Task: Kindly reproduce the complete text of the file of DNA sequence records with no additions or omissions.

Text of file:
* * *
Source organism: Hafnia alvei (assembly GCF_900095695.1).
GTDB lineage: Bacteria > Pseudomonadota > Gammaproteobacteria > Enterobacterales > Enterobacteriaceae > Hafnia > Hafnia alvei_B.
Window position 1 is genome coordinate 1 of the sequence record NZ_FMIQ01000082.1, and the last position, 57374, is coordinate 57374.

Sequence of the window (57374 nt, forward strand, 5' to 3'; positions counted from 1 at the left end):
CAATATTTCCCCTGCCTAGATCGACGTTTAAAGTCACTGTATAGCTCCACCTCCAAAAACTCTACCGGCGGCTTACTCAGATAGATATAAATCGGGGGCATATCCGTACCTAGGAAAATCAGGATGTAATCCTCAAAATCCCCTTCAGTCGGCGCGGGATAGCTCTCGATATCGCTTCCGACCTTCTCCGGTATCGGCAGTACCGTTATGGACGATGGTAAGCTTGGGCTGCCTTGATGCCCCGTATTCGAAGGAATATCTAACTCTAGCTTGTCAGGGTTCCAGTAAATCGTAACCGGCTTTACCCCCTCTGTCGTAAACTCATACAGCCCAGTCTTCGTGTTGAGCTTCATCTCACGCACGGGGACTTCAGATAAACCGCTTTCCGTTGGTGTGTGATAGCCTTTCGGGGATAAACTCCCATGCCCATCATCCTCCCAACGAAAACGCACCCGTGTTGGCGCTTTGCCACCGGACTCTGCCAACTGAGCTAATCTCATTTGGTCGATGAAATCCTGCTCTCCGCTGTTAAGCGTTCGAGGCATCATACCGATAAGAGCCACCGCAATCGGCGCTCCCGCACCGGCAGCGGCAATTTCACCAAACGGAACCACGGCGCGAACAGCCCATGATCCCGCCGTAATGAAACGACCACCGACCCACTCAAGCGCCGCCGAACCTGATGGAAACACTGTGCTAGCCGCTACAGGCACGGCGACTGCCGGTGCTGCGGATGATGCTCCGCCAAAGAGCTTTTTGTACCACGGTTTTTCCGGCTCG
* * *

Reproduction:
Source organism: Hafnia alvei (assembly GCF_900095695.1).
GTDB lineage: Bacteria > Pseudomonadota > Gammaproteobacteria > Enterobacterales > Enterobacteriaceae > Hafnia > Hafnia alvei_B.
Window position 1 is genome coordinate 1 of the sequence record NZ_FMIQ01000082.1, and the last position, 57374, is coordinate 57374.

Sequence of the window (57374 nt, forward strand, 5' to 3'; positions counted from 1 at the left end):
CAATATTTCCCCTGCCTAGATCGACGTTTAAAGTCACTGTATAGCTCCACCTCCAAAAACTCTACCGGCGGCTTACTCAGATAGATATAAATCGGGGGCATATCCGTACCTAGGAAAATCAGGATGTAATCCTCAAAATCCCCTTCAGTCGGCGCGGGATAGCTCTCGATATCGCTTCCGACCTTCTCCGGTATCGGCAGTACCGTTATGGACGATGGTAAGCTTGGGCTGCCTTGATGCCCCGTATTCGAAGGAATATCTAACTCTAGCTTGTCAGGGTTCCAGTAAATCGTAACCGGCTTTACCCCCTCTGTCGTAAACTCATACAGCCCAGTCTTCGTGTTGAGCTTCATCTCACGCACGGGGACTTCAGATAAACCGCTTTCCGTTGGTGTGTGATAGCCTTTCGGGGATAAACTCCCATGCCCATCATCCTCCCAACGAAAACGCACCCGTGTTGGCGCTTTGCCACCGGACTCTGCCAACTGAGCTAATCTCATTTGGTCGATGAAATCCTGCTCTCCGCTGTTAAGCGTTCGAGGCATCATACCGATAAGAGCCACCGCAATCGGCGCTCCCGCACCGGCAGCGGCAATTTCACCAAACGGAACCACGGCGCGAACAGCCCATGATCCCGCCGTAATGAAACGACCACCGACCCACTCAAGCGCCGCCGAACCTGATGGAAACACTGTGCTAGCCGCTACAGGCACGGCGACTGCCGGTGCTGCGGATGATGCTCCGCCAAAGAGCTTTTTGTACCACGGTTTTTCCGGCTCG